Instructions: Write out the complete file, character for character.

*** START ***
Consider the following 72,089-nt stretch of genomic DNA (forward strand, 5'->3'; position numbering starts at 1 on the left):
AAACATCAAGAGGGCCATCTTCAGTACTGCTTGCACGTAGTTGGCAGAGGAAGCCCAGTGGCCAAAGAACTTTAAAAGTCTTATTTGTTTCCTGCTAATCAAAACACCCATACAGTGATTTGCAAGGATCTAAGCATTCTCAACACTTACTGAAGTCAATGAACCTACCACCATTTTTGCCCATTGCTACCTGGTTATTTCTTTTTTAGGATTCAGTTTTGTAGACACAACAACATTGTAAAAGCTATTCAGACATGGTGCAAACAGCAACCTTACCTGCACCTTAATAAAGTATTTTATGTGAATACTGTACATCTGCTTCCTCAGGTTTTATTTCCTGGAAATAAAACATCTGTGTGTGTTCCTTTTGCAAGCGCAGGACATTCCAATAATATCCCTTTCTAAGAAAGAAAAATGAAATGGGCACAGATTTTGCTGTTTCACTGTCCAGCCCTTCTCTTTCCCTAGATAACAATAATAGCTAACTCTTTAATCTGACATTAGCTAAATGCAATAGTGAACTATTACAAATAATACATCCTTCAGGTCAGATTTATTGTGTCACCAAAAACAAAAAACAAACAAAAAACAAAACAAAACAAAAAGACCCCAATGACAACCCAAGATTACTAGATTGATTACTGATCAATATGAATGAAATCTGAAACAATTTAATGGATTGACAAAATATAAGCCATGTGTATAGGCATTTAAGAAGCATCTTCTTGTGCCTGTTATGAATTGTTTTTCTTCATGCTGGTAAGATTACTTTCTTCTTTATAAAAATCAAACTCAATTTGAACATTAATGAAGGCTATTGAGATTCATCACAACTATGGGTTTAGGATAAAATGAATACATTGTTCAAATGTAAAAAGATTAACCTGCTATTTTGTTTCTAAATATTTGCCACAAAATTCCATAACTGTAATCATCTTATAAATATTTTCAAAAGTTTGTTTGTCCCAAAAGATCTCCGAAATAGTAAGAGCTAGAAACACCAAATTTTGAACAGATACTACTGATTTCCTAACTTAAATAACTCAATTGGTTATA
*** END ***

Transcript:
Consider the following 72,089-nt stretch of genomic DNA (forward strand, 5'->3'; position numbering starts at 1 on the left):
AAACATCAAGAGGGCCATCTTCAGTACTGCTTGCACGTAGTTGGCAGAGGAAGCCCAGTGGCCAAAGAACTTTAAAAGTCTTATTTGTTTCCTGCTAATCAAAACACCCATACAGTGATTTGCAAGGATCTAAGCATTCTCAACACTTACTGAAGTCAATGAACCTACCACCATTTTTGCCCATTGCTACCTGGTTATTTCTTTTTTAGGATTCAGTTTTGTAGACACAACAACATTGTAAAAGCTATTCAGACATGGTGCAAACAGCAACCTTACCTGCACCTTAATAAAGTATTTTATGTGAATACTGTACATCTGCTTCCTCAGGTTTTATTTCCTGGAAATAAAACATCTGTGTGTGTTCCTTTTGCAAGCGCAGGACATTCCAATAATATCCCTTTCTAAGAAAGAAAAATGAAATGGGCACAGATTTTGCTGTTTCACTGTCCAGCCCTTCTCTTTCCCTAGATAACAATAATAGCTAACTCTTTAATCTGACATTAGCTAAATGCAATAGTGAACTATTACAAATAATACATCCTTCAGGTCAGATTTATTGTGTCACCAAAAACAAAAAACAAACAAAAAACAAAACAAAACAAAAAGACCCCAATGACAACCCAAGATTACTAGATTGATTACTGATCAATATGAATGAAATCTGAAACAATTTAATGGATTGACAAAATATAAGCCATGTGTATAGGCATTTAAGAAGCATCTTCTTGTGCCTGTTATGAATTGTTTTTCTTCATGCTGGTAAGATTACTTTCTTCTTTATAAAAATCAAACTCAATTTGAACATTAATGAAGGCTATTGAGATTCATCACAACTATGGGTTTAGGATAAAATGAATACATTGTTCAAATGTAAAAAGATTAACCTGCTATTTTGTTTCTAAATATTTGCCACAAAATTCCATAACTGTAATCATCTTATAAATATTTTCAAAAGTTTGTTTGTCCCAAAAGATCTCCGAAATAGTAAGAGCTAGAAACACCAAATTTTGAACAGATACTACTGATTTCCTAACTTAAATAACTCAATTGGTTATA